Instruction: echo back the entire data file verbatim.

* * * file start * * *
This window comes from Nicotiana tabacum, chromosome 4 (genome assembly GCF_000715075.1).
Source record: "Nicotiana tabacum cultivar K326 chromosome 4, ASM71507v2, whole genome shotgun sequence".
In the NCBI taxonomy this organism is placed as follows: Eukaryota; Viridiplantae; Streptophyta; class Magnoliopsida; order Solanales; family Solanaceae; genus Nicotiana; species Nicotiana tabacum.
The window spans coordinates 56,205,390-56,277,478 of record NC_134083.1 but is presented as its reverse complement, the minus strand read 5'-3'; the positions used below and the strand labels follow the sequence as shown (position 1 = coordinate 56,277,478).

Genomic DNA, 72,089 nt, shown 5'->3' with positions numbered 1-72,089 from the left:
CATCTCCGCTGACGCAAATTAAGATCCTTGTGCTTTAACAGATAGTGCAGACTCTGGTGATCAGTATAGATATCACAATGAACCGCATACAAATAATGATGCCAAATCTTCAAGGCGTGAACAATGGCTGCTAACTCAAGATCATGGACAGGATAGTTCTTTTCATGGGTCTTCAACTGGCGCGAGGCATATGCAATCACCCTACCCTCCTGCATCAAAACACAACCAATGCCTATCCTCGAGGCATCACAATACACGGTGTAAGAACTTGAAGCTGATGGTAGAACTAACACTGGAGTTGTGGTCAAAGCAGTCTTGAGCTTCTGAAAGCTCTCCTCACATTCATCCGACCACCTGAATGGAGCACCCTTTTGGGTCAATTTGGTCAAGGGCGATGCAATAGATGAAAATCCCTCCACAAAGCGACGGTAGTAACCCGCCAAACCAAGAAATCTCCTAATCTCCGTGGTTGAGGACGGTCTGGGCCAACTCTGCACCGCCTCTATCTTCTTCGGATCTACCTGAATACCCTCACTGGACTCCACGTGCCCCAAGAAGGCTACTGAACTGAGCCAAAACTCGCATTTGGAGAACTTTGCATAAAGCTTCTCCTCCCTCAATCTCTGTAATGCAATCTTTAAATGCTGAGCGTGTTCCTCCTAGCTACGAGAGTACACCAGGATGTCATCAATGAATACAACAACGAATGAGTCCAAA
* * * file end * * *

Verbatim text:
This window comes from Nicotiana tabacum, chromosome 4 (genome assembly GCF_000715075.1).
Source record: "Nicotiana tabacum cultivar K326 chromosome 4, ASM71507v2, whole genome shotgun sequence".
In the NCBI taxonomy this organism is placed as follows: Eukaryota; Viridiplantae; Streptophyta; class Magnoliopsida; order Solanales; family Solanaceae; genus Nicotiana; species Nicotiana tabacum.
The window spans coordinates 56,205,390-56,277,478 of record NC_134083.1 but is presented as its reverse complement, the minus strand read 5'-3'; the positions used below and the strand labels follow the sequence as shown (position 1 = coordinate 56,277,478).

Genomic DNA, 72,089 nt, shown 5'->3' with positions numbered 1-72,089 from the left:
CATCTCCGCTGACGCAAATTAAGATCCTTGTGCTTTAACAGATAGTGCAGACTCTGGTGATCAGTATAGATATCACAATGAACCGCATACAAATAATGATGCCAAATCTTCAAGGCGTGAACAATGGCTGCTAACTCAAGATCATGGACAGGATAGTTCTTTTCATGGGTCTTCAACTGGCGCGAGGCATATGCAATCACCCTACCCTCCTGCATCAAAACACAACCAATGCCTATCCTCGAGGCATCACAATACACGGTGTAAGAACTTGAAGCTGATGGTAGAACTAACACTGGAGTTGTGGTCAAAGCAGTCTTGAGCTTCTGAAAGCTCTCCTCACATTCATCCGACCACCTGAATGGAGCACCCTTTTGGGTCAATTTGGTCAAGGGCGATGCAATAGATGAAAATCCCTCCACAAAGCGACGGTAGTAACCCGCCAAACCAAGAAATCTCCTAATCTCCGTGGTTGAGGACGGTCTGGGCCAACTCTGCACCGCCTCTATCTTCTTCGGATCTACCTGAATACCCTCACTGGACTCCACGTGCCCCAAGAAGGCTACTGAACTGAGCCAAAACTCGCATTTGGAGAACTTTGCATAAAGCTTCTCCTCCCTCAATCTCTGTAATGCAATCTTTAAATGCTGAGCGTGTTCCTCCTAGCTACGAGAGTACACCAGGATGTCATCAATGAATACAACAACGAATGAGTCCAAA